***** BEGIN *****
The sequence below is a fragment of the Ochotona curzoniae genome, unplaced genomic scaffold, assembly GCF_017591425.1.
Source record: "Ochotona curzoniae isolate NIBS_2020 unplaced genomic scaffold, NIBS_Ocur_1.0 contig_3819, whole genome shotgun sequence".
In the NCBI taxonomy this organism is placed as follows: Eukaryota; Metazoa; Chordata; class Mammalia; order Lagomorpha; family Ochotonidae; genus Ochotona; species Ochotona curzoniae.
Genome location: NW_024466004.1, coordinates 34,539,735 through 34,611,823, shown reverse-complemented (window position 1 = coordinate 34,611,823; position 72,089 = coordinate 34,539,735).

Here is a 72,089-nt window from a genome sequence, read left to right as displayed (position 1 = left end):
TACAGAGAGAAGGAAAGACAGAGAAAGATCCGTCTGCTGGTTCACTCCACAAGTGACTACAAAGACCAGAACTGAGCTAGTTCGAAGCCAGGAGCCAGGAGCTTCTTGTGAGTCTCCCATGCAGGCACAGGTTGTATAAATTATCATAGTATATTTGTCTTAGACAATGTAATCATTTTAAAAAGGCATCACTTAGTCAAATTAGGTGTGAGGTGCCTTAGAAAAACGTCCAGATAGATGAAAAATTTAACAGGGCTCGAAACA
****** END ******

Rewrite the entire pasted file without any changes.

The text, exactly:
The sequence below is a fragment of the Ochotona curzoniae genome, unplaced genomic scaffold, assembly GCF_017591425.1.
Source record: "Ochotona curzoniae isolate NIBS_2020 unplaced genomic scaffold, NIBS_Ocur_1.0 contig_3819, whole genome shotgun sequence".
In the NCBI taxonomy this organism is placed as follows: Eukaryota; Metazoa; Chordata; class Mammalia; order Lagomorpha; family Ochotonidae; genus Ochotona; species Ochotona curzoniae.
Genome location: NW_024466004.1, coordinates 34,539,735 through 34,611,823, shown reverse-complemented (window position 1 = coordinate 34,611,823; position 72,089 = coordinate 34,539,735).

Here is a 72,089-nt window from a genome sequence, read left to right as displayed (position 1 = left end):
TACAGAGAGAAGGAAAGACAGAGAAAGATCCGTCTGCTGGTTCACTCCACAAGTGACTACAAAGACCAGAACTGAGCTAGTTCGAAGCCAGGAGCCAGGAGCTTCTTGTGAGTCTCCCATGCAGGCACAGGTTGTATAAATTATCATAGTATATTTGTCTTAGACAATGTAATCATTTTAAAAAGGCATCACTTAGTCAAATTAGGTGTGAGGTGCCTTAGAAAAACGTCCAGATAGATGAAAAATTTAACAGGGCTCGAAACA